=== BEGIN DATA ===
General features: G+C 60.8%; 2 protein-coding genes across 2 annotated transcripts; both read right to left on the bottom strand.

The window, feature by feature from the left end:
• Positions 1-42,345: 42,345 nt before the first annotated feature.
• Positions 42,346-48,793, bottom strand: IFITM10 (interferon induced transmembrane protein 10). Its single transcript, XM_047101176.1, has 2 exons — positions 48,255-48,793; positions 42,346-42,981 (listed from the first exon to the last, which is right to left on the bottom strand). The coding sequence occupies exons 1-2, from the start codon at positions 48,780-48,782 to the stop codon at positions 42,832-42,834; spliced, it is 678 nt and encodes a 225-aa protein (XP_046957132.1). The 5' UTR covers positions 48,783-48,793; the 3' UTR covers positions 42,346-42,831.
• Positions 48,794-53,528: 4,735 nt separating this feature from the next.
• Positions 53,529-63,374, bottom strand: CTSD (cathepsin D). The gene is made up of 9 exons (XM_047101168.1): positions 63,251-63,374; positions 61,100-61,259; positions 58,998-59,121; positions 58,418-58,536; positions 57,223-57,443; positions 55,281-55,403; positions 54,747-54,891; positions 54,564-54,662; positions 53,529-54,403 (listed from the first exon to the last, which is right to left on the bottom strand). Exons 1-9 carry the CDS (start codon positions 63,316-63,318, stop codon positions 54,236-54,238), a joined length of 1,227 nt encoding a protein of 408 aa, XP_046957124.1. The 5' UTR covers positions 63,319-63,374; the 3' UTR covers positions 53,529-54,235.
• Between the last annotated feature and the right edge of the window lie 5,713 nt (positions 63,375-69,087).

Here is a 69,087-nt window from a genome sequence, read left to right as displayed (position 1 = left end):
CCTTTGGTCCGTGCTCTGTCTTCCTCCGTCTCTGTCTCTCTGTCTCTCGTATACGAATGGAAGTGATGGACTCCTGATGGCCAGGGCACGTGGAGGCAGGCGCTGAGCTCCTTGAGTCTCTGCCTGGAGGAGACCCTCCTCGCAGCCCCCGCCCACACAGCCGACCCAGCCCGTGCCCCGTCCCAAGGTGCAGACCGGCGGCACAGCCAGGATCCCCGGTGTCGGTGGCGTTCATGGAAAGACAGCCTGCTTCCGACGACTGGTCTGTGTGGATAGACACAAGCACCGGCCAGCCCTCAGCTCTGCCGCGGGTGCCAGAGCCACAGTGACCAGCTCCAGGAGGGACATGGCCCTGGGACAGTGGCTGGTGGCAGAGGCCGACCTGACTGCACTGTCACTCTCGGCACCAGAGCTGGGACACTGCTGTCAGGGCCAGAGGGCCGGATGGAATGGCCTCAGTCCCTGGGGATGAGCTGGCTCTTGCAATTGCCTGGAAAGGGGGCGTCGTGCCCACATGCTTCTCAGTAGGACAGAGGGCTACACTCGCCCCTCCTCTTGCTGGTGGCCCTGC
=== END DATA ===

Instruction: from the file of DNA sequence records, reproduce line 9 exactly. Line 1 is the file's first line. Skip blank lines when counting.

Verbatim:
CCTTTGGTCCGTGCTCTGTCTTCCTCCGTCTCTGTCTCTCTGTCTCTCGTATACGAATGGAAGTGATGGACTCCTGATGGCCAGGGCACGTGGAGGCAGGCGCTGAGCTCCTTGAGTCTCTGCCTGGAGGAGACCCTCCTCGCAGCCCCCGCCCACACAGCCGACCCAGCCCGTGCCCCGTCCCAAGGTGCAGACCGGCGGCACAGCCAGGATCCCCGGTGTCGGTGGCGTTCATGGAAAGACAGCCTGCTTCCGACGACTGGTCTGTGTGGATAGACACAAGCACCGGCCAGCCCTCAGCTCTGCCGCGGGTGCCAGAGCCACAGTGACCAGCTCCAGGAGGGACATGGCCCTGGGACAGTGGCTGGTGGCAGAGGCCGACCTGACTGCACTGTCACTCTCGGCACCAGAGCTGGGACACTGCTGTCAGGGCCAGAGGGCCGGATGGAATGGCCTCAGTCCCTGGGGATGAGCTGGCTCTTGCAATTGCCTGGAAAGGGGGCGTCGTGCCCACATGCTTCTCAGTAGGACAGAGGGCTACACTCGCCCCTCCTCTTGCTGGTGGCCCTGC